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Prozac's® Maker Takes Heat for Presentation at High School Depression-Awareness Day


February 1995

Some students and parents at Walter Johnson High School in Bethesda, Maryland are upset that Eli Lilly & Company attended the school's National Depression Awareness Day program and distributed Prozac®-promoting literature (Kathleen Day, "Depression Awareness -- or a Prozac Pitch?" Washington Post, Jan. 18, 1995, p. F1).

Representatives from the company also spoke before the student body and paid for another speaker to address the school. After the presentation, the Lilly representatives passed out free pens, pads of paper and literature promoting one of its most popular products -- Prozac®.

Brian J. Porter, a spokesperson for the school said they did not plan for Eli Lilly to make Prozac® pitches. "The rule of thumb is that individuals representing commercial or corporate interests should keep their product endorsements to an absolute minimum. But it occurred. It's regrettable. The event started with good intentions and grew into something that was more one-sided than necessary."

Eli Lilly insists that their presentation and distribution of promotional material was not improper. Prozac® is the trade name for fluoxetine.

"I was upset that I had to sit in an assembly for 45 minutes and listen to a plug for Prozac®," said Aliza Batzri, 16, a student at Walter Johnson. Her mother Linda Batzri was similarly upset. "The message my daughter came away with was, 'Pop a pill and everything will be all right.' There wasn't a counter view that counseling could work," she said.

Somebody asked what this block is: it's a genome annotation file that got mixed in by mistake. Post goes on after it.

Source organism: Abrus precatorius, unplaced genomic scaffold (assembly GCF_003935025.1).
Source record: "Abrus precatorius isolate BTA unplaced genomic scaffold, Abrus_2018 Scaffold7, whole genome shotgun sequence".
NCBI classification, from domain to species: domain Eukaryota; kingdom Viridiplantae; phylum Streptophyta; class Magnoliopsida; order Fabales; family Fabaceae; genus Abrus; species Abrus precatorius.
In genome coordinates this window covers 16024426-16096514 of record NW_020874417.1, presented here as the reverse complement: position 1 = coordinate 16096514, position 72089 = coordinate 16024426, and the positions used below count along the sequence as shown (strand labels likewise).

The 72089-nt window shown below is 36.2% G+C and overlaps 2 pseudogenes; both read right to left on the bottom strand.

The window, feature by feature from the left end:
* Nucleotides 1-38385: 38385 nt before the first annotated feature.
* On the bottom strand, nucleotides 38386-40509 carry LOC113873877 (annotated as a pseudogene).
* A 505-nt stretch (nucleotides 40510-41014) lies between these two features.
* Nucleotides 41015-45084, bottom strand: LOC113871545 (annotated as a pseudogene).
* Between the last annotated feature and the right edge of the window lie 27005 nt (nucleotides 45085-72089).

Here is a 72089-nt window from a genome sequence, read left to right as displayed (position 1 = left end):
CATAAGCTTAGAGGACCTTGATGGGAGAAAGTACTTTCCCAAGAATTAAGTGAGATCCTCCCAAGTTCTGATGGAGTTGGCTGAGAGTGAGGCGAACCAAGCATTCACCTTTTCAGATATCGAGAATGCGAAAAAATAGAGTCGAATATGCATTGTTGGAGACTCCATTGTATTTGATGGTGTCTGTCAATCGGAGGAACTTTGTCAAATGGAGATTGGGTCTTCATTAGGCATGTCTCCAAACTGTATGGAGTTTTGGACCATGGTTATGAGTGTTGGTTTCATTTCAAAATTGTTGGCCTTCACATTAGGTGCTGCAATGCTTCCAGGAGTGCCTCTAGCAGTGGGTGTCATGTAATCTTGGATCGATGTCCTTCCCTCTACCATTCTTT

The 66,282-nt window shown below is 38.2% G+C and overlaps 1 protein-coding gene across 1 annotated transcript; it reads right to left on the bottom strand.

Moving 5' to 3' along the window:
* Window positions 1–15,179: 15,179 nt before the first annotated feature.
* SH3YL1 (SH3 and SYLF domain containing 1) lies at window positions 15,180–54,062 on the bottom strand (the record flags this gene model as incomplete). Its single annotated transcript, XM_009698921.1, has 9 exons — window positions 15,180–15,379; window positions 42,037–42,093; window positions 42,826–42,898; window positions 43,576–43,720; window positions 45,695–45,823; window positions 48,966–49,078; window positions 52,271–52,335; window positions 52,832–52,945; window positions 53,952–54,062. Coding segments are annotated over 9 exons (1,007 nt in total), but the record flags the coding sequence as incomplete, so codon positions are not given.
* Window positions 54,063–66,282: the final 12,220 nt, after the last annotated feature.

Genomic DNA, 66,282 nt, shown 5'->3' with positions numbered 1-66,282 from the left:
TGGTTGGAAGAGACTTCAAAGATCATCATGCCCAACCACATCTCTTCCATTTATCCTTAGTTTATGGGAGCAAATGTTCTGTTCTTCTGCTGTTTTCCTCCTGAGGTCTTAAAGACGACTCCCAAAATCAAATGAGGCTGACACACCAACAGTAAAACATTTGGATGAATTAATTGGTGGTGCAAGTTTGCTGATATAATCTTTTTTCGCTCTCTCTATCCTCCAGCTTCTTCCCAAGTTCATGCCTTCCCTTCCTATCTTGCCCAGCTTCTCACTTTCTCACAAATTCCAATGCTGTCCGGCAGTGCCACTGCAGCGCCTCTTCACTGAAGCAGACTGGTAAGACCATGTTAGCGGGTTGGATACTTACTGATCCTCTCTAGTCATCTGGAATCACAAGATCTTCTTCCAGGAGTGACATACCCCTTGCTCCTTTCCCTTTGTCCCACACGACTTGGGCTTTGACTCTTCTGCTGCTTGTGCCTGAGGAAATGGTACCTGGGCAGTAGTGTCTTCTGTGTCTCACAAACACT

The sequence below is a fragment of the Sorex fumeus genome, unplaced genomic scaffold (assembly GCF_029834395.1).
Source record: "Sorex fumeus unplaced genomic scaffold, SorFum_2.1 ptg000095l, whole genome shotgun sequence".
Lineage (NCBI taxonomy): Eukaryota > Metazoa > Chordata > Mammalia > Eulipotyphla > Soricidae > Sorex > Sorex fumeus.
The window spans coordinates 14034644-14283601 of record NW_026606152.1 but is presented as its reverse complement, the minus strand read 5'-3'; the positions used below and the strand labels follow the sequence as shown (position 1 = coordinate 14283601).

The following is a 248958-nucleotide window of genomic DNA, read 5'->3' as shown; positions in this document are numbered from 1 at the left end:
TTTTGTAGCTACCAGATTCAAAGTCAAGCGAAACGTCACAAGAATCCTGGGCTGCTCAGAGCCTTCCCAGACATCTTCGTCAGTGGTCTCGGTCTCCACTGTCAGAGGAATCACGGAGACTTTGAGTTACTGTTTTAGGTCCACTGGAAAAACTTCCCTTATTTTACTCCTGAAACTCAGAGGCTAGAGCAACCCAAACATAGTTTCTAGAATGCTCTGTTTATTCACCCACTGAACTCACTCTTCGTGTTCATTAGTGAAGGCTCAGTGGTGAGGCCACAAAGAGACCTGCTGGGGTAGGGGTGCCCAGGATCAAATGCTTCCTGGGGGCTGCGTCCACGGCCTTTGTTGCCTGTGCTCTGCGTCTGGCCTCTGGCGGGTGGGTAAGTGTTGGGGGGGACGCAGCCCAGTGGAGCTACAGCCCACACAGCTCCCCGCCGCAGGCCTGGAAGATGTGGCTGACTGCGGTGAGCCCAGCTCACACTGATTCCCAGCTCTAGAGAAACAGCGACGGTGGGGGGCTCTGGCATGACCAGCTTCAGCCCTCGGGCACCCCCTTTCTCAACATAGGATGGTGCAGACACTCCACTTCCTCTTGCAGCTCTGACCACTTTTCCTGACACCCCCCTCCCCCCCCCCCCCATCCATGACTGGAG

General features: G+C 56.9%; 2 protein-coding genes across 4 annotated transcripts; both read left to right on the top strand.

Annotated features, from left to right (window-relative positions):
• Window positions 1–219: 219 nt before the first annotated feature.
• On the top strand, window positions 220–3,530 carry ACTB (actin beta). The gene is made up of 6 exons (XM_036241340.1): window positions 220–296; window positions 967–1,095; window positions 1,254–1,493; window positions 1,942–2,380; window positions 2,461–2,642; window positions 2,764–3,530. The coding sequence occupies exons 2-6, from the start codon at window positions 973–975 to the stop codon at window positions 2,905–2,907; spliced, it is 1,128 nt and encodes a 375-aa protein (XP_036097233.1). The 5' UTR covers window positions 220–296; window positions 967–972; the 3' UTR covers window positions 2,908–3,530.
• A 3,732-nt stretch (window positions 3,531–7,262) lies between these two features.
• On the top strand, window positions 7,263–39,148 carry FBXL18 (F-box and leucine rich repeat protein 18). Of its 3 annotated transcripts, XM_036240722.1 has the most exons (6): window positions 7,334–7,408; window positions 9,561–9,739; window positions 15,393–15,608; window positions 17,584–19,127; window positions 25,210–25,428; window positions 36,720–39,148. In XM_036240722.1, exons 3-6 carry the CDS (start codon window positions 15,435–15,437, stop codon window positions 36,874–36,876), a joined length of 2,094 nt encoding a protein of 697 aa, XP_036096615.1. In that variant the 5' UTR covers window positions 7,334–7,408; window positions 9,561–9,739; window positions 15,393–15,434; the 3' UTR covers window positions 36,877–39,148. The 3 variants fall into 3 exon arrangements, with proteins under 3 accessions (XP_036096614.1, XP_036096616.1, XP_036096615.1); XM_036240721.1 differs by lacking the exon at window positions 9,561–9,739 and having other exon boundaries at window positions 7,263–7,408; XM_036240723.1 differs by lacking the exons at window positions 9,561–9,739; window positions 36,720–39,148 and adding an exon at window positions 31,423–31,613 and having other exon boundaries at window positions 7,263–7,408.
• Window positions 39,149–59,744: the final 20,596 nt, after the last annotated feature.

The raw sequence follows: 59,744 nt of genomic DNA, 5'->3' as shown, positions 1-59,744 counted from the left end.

The program at the school was part of National Depression Awareness Day, which is sponsored by the National Depression Screening Day Project. The Project receives half of its funding from Eli Lilly.

The purpose of the program is to distribute questionnaires that are later evaluated for depression risk factors by mental health specialists. At Walter Johnson, thirty students were alerted for possible counseling and their parents contacted.

The pamphlet distributed to students by Eli Lilly discusses the indicators of depression and then asks, "Why Prozac?" and "How soon will I start feeling better?" "Improvement will be gradual," the pamphlet says. "All antidepressants, including Prozac®, take time to work, so don't be discouraged if you don't start feeling better right away."

[Doesn't the presentation and distribution of the pro-Prozac® literature interfere with the accuracy of the returned questionnaires if they are answered after the presentation? -- EES]